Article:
Mind over matter; No. 4 WTEN looks to make statement in Big 12 tournament

Baylor's women's tennis team travels to Fort Worth to face Kansas in the first round of the Big 12 tournament on Friday. Brittany Tankersley | Photo Editor

By Michael Haag | Sports Writer

The trip to Fort Worth has been made and No. 4-seed Baylor women’s tennis awaits a 9 a.m. start Friday against No. 5-seed University of Kansas in the Big 12 Championship at Bayard H. Friedman Tennis Center.

The Bears (15-7, 6-3 Big 12) are undefeated against the Jayhawks (14-9, 4-5 Big 12) this season, beating them once for the ITA Kickoff Weekend and again just over a week ago. Head coach Joey Scrivano loves where the team is right now, believing they are peaking at the right time.

“We’re playing really well, we’re playing with a lot of confidence,” Scrivano said. “We’ve been progressively getting better as the season [has] gone on, and I love the way we’re playing.”

Scrivano, now in his 20th year, said success is dictated through his squad’s approach to the match, and that they will need to be mentally prepared.

“At the end of the day, it’s the mindset of the athletes, and we have to really have awareness of what kind of mindset we’re going to need to play Kansas and to go deep in the tournament,” Scrivano said.

Recently playing KU in a grueling match has its pros and cons. On one note, you don’t have to scout for someone you haven’t seen before, but you also have an opponent that knows you like the back of their hand. For Scrivano and the team, it’s more ideal to face off against a Jayhawk team they can adequately prepare for.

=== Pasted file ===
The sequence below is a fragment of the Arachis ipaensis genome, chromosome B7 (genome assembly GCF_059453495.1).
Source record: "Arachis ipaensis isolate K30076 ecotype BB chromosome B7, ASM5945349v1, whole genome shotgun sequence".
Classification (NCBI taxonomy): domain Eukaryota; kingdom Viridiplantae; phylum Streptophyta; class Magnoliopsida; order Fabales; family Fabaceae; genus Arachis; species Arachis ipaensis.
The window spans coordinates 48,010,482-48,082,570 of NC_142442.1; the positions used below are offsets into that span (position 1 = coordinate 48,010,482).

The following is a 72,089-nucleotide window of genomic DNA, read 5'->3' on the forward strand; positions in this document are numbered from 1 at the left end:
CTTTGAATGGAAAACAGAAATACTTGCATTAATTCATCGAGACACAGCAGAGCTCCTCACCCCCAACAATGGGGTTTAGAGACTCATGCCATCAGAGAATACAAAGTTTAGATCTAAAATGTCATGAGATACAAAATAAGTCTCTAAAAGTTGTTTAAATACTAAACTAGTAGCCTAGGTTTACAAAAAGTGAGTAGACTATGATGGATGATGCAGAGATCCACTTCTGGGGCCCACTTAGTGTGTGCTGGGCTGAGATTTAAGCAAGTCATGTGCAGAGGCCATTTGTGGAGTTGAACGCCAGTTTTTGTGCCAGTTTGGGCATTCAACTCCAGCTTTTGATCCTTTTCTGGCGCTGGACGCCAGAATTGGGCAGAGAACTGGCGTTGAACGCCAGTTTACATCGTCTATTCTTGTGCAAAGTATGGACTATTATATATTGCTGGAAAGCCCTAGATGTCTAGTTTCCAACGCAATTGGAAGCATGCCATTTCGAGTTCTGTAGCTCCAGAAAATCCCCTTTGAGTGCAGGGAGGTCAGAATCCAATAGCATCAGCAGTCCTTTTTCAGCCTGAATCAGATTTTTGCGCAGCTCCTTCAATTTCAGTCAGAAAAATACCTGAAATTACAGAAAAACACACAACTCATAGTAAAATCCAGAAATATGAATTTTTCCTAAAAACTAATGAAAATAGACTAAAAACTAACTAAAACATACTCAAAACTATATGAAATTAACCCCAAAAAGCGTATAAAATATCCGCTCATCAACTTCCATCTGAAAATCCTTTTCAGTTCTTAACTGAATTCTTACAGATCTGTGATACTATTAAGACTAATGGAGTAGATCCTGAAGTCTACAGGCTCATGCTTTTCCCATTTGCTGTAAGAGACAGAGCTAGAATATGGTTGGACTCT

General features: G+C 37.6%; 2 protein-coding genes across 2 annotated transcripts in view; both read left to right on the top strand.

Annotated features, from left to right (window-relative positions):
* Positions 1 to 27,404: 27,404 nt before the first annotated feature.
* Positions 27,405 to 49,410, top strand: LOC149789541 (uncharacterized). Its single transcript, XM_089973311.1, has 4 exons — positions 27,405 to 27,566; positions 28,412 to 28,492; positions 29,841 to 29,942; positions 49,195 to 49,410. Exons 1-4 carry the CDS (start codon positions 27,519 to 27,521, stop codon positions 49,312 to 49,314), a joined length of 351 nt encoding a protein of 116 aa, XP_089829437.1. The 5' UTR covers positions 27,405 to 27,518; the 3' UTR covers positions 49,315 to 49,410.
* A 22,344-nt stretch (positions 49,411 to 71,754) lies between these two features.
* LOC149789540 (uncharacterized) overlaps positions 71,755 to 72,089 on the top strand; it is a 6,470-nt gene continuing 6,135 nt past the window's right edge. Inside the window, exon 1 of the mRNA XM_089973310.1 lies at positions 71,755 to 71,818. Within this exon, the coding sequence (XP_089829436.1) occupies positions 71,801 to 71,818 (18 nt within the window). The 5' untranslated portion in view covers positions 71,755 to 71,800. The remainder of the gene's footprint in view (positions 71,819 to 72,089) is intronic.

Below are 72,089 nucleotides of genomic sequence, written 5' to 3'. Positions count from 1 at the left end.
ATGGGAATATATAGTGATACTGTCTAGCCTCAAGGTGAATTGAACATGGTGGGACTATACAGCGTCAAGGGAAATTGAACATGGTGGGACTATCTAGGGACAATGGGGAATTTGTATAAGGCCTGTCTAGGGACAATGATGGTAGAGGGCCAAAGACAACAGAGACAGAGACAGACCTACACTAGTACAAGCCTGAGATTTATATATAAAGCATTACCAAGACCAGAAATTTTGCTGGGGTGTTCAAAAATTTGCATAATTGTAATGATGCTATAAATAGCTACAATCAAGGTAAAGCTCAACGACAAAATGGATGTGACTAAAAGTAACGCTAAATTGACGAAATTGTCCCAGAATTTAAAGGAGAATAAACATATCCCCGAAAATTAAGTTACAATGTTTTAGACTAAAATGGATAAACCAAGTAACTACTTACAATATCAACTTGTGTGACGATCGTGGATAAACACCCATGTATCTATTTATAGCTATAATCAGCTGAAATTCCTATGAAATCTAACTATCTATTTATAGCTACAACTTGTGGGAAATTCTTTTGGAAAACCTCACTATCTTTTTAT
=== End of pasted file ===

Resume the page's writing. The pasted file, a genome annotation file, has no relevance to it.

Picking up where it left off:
“We prefer that,” Scrivano said. “I mean, honestly, information is a good thing and we have plenty of information on the Jayhawks and they of course have it on us, but I would much rather go into a match and prepare the athletes for, ‘Here’s what’s coming. Here’s the tendencies and the patterns.’ And when we typically have good information, our team uses it very well and they play well with it.”

While the team has to get past Kansas first, the six-time Big 12 Coach of the Year feels the field is wide open amid some easy favorites in Big 12 regular season champion and No. 1-seed University of Oklahoma, or the defending national champs in No. 3-seed University of Texas.

“I do think there’s other teams that can do well, including us,” Scrivano said. “Our last match against Texas, we made a statement, we improved a lot, we’re getting closer [to where we need to be] and this weekend we can break through so that’s the plan.”

Baylor is coming off a recent 4-3 home loss to the Longhorns (17-4, 8-1 Big 12), but Scrivano saw some big takeaways from a battle like that and knows it will bode well for the tournament.

“It helped us a lot,” Scrivano said. “We’ve been saying, ‘Hey, we’re right there.’ But for whatever reason, on match day, we just haven’t had the right mindset and we had the right mindset on Saturday. It showed in the scoreboard as well. So, if we continue with that mindset, just respond the right way this weekend [then] we can be hoisting that trophy on Sunday.”

Everything is on the table and the slate is set for a big weekend. The Bears have a chance to potentially host the first two rounds of the NCAA Championships with a dominant tournament, but Scrivano wants his group to keep it simple and play the game they love.

“At the end of the day, you have to keep it loose and fun, and the players have to feel like it’s not life or death to go out there and play a game,” Scrivano said. “We’re hitting a darn tennis ball over the net, so we just try to put it in perspective. They want to win and they want to be focused and locked in but at the end of the day, it’s not the end of the world.”